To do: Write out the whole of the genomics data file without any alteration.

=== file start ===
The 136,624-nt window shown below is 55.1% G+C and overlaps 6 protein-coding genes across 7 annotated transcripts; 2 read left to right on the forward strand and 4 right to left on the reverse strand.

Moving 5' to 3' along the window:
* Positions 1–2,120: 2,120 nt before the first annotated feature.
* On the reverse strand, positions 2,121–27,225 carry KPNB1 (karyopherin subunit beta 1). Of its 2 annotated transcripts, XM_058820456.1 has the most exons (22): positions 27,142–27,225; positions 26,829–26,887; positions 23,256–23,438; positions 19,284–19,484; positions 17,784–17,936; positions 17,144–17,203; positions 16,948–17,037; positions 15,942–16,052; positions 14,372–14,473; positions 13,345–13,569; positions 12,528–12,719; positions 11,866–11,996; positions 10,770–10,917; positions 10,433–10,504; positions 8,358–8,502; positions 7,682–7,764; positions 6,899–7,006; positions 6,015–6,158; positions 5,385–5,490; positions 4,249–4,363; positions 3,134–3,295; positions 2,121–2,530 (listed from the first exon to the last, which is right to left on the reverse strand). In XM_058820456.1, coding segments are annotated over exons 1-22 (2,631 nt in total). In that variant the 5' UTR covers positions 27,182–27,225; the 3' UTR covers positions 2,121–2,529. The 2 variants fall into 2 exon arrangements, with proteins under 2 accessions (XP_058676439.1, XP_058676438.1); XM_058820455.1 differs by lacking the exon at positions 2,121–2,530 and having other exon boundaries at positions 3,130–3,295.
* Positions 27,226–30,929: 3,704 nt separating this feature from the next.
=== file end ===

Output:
The 136,624-nt window shown below is 55.1% G+C and overlaps 6 protein-coding genes across 7 annotated transcripts; 2 read left to right on the forward strand and 4 right to left on the reverse strand.

Moving 5' to 3' along the window:
* Positions 1–2,120: 2,120 nt before the first annotated feature.
* On the reverse strand, positions 2,121–27,225 carry KPNB1 (karyopherin subunit beta 1). Of its 2 annotated transcripts, XM_058820456.1 has the most exons (22): positions 27,142–27,225; positions 26,829–26,887; positions 23,256–23,438; positions 19,284–19,484; positions 17,784–17,936; positions 17,144–17,203; positions 16,948–17,037; positions 15,942–16,052; positions 14,372–14,473; positions 13,345–13,569; positions 12,528–12,719; positions 11,866–11,996; positions 10,770–10,917; positions 10,433–10,504; positions 8,358–8,502; positions 7,682–7,764; positions 6,899–7,006; positions 6,015–6,158; positions 5,385–5,490; positions 4,249–4,363; positions 3,134–3,295; positions 2,121–2,530 (listed from the first exon to the last, which is right to left on the reverse strand). In XM_058820456.1, coding segments are annotated over exons 1-22 (2,631 nt in total). In that variant the 5' UTR covers positions 27,182–27,225; the 3' UTR covers positions 2,121–2,529. The 2 variants fall into 2 exon arrangements, with proteins under 2 accessions (XP_058676439.1, XP_058676438.1); XM_058820455.1 differs by lacking the exon at positions 2,121–2,530 and having other exon boundaries at positions 3,130–3,295.
* Positions 27,226–30,929: 3,704 nt separating this feature from the next.